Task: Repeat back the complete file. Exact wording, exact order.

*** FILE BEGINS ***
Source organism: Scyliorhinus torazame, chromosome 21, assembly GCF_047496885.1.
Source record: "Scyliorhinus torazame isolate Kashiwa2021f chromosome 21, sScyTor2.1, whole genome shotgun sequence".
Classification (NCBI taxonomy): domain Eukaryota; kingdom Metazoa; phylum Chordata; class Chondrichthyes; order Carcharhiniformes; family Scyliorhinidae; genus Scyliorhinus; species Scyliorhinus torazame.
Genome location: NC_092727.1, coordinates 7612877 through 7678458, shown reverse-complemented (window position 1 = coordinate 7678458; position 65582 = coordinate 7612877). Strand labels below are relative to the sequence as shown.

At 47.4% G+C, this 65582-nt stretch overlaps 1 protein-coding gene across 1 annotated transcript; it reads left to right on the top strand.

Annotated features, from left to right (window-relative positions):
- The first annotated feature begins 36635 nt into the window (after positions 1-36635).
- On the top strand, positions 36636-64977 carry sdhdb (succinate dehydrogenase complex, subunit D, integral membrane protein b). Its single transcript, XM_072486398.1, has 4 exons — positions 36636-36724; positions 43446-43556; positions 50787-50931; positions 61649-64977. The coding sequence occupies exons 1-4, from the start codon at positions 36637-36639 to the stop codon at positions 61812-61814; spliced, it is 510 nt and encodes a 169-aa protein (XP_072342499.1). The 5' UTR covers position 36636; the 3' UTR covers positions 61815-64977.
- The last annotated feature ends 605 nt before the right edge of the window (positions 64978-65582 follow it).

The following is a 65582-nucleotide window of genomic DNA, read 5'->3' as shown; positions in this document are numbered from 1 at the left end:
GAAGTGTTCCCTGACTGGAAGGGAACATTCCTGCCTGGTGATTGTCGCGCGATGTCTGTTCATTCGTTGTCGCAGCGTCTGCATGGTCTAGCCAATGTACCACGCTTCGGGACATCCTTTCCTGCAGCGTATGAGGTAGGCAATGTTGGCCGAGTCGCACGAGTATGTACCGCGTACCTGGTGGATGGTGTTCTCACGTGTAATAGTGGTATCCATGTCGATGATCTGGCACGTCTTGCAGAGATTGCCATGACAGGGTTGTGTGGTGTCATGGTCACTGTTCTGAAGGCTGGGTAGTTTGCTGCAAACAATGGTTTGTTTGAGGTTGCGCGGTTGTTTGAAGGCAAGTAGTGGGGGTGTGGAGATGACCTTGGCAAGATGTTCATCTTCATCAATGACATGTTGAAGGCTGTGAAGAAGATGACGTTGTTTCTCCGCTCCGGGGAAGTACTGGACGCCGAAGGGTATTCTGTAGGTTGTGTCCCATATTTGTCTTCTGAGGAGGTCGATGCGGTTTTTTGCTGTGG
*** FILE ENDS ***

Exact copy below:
Source organism: Scyliorhinus torazame, chromosome 21, assembly GCF_047496885.1.
Source record: "Scyliorhinus torazame isolate Kashiwa2021f chromosome 21, sScyTor2.1, whole genome shotgun sequence".
Classification (NCBI taxonomy): domain Eukaryota; kingdom Metazoa; phylum Chordata; class Chondrichthyes; order Carcharhiniformes; family Scyliorhinidae; genus Scyliorhinus; species Scyliorhinus torazame.
Genome location: NC_092727.1, coordinates 7612877 through 7678458, shown reverse-complemented (window position 1 = coordinate 7678458; position 65582 = coordinate 7612877). Strand labels below are relative to the sequence as shown.

At 47.4% G+C, this 65582-nt stretch overlaps 1 protein-coding gene across 1 annotated transcript; it reads left to right on the top strand.

Annotated features, from left to right (window-relative positions):
- The first annotated feature begins 36635 nt into the window (after positions 1-36635).
- On the top strand, positions 36636-64977 carry sdhdb (succinate dehydrogenase complex, subunit D, integral membrane protein b). Its single transcript, XM_072486398.1, has 4 exons — positions 36636-36724; positions 43446-43556; positions 50787-50931; positions 61649-64977. The coding sequence occupies exons 1-4, from the start codon at positions 36637-36639 to the stop codon at positions 61812-61814; spliced, it is 510 nt and encodes a 169-aa protein (XP_072342499.1). The 5' UTR covers position 36636; the 3' UTR covers positions 61815-64977.
- The last annotated feature ends 605 nt before the right edge of the window (positions 64978-65582 follow it).

The following is a 65582-nucleotide window of genomic DNA, read 5'->3' as shown; positions in this document are numbered from 1 at the left end:
GAAGTGTTCCCTGACTGGAAGGGAACATTCCTGCCTGGTGATTGTCGCGCGATGTCTGTTCATTCGTTGTCGCAGCGTCTGCATGGTCTAGCCAATGTACCACGCTTCGGGACATCCTTTCCTGCAGCGTATGAGGTAGGCAATGTTGGCCGAGTCGCACGAGTATGTACCGCGTACCTGGTGGATGGTGTTCTCACGTGTAATAGTGGTATCCATGTCGATGATCTGGCACGTCTTGCAGAGATTGCCATGACAGGGTTGTGTGGTGTCATGGTCACTGTTCTGAAGGCTGGGTAGTTTGCTGCAAACAATGGTTTGTTTGAGGTTGCGCGGTTGTTTGAAGGCAAGTAGTGGGGGTGTGGAGATGACCTTGGCAAGATGTTCATCTTCATCAATGACATGTTGAAGGCTGTGAAGAAGATGACGTTGTTTCTCCGCTCCGGGGAAGTACTGGACGCCGAAGGGTATTCTGTAGGTTGTGTCCCATATTTGTCTTCTGAGGAGGTCGATGCGGTTTTTTGCTGTGG